Comfort shoes have been a mainstay of the Oi Polloi shoe wall for the last fifteen years, but for some reason, we’ve never really explained why. We’ve always sort of expected people to understand the reason we stock loads of very European-looking brown shoes with funny names like Finn Comfort, Arcus and Mephisto, but thinking about it, maybe we take these things for granted a bit.
So, in a bid to ‘share the knowledge’, here’s an article devoted strictly to the comfortable world of comfort shoes…
Shoes have been around for ages, but the idea of actually making ones that fit nicely around the human foot is a fair bit more modern then you’d maybe think (it wasn’t until the 1850s that shoemakers started making left and right shoes, instead of just straight shoes that could be worn on either foot).
Some really old shoes - not very comfortable.
In the late 19th century and early 20th century there were a few developments that helped pave the way for comfort (such as Konrad Birkenstock’s invention of the contoured insole and Nathan Clarks’ use of crepe and suede rather than stiff leather for his Desert Boots), but it was in the 1960s where things really came together and 'got comfy'.
As anyone who’s watched documentary on BBC4 will know, a lot of stuff happened in the 60s. People released weird albums, they made strange films and they constructed mad concrete buildings. This modernist outlook also seeped over into footwear design, and all across Europe young designers were bringing fresh, ergonomic ideas to the table (or at least the shoe rack).
In 1963 Karl Toosbuy founded Ecco in a remote Danish town, in 1964 Carl Birkenstock had the brainwave to place his grandfather’s contoured insole into a sports sandal called the Madrid, and in 1965 Martin Michaeli made the first Mephisto Rainbow in his kitchen. Euro-comfort behemoths Finn Comfort and Jacoform also both started around this time.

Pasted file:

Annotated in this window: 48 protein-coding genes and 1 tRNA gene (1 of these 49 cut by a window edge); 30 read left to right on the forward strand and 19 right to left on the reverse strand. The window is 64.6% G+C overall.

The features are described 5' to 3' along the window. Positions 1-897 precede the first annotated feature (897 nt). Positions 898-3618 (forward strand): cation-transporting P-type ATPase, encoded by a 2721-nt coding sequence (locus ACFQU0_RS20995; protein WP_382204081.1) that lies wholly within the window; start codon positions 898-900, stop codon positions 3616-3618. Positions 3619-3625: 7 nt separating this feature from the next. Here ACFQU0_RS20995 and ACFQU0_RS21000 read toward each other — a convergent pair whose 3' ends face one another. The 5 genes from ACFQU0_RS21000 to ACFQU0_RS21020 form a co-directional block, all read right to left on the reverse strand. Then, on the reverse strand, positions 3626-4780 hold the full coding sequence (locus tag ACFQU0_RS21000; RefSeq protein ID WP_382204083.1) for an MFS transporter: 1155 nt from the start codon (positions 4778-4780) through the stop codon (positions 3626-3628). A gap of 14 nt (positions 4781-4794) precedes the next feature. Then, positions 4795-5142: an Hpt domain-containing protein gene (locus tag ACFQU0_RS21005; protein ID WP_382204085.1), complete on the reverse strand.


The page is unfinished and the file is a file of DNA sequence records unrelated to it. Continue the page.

The elusive Ecco Joke and some lesser spotted Mephistos.
Although all these cunning creations looked completely different, the logic behind them was the same—shoes should follow the shape of the human foot.
Not ones to miss a trick, the Quaker footwear wonder-workers at Clarks also got involved with the Wallabee, a roomy, two-eyelet moccasin based on a seldom-seen shoe from Germany called the Grasshopper.
An old Wallabee ad. Gordon Munro is a fan.
The Wallabee wasn’t the only Clarks classic to be based on a European shape… the trademark Cornish pasty shape of the Trek actually came from a pair of shoes worn by a Dutch potter. Talent borrows, genius steals... or something.
Footwear heir Lance Clark explains more; “She was teaching me to draw, and she had this funny shoe with this thick seam down the front. So I borrowed it, adapted it and took it to America with a great name… the Six Toe. They said they thought it was a great shoe, but they weren’t sure about the name. I thought it described the shoe perfectly, but eventually we changed the name to Trek and drew that drawing on the back.”
Meanwhile, in a German health spa, a young American with sore feet by the name of Margaret Fraser had discovered the Birkenstock sandal. Shocked by their mystical comfort prowess, she shoved a few extra pairs into her haversack, headed back home to San Francisco and started a distribution company.
This might sound insignificant, but this minor moment planted a seed for Euro footwear across the Atlantic, realigning the posture of millions in the process (those Kalsø Earth Shoe things probably also deserve a mention on this front).
An advert for Earth Shoes. Designed by a Danish yoga teacher, these were sold by the boatload from their shop in New York.
Comfort had engulfed the planet, but these shoes were still only really worn by a certain sorts of person — people like Dutch potters, long-haired Californians or free-thinking teachers who smoked funny cigarettes, as Eik Braun-Ottosen, the man behind Danish footwear company Nature, explains.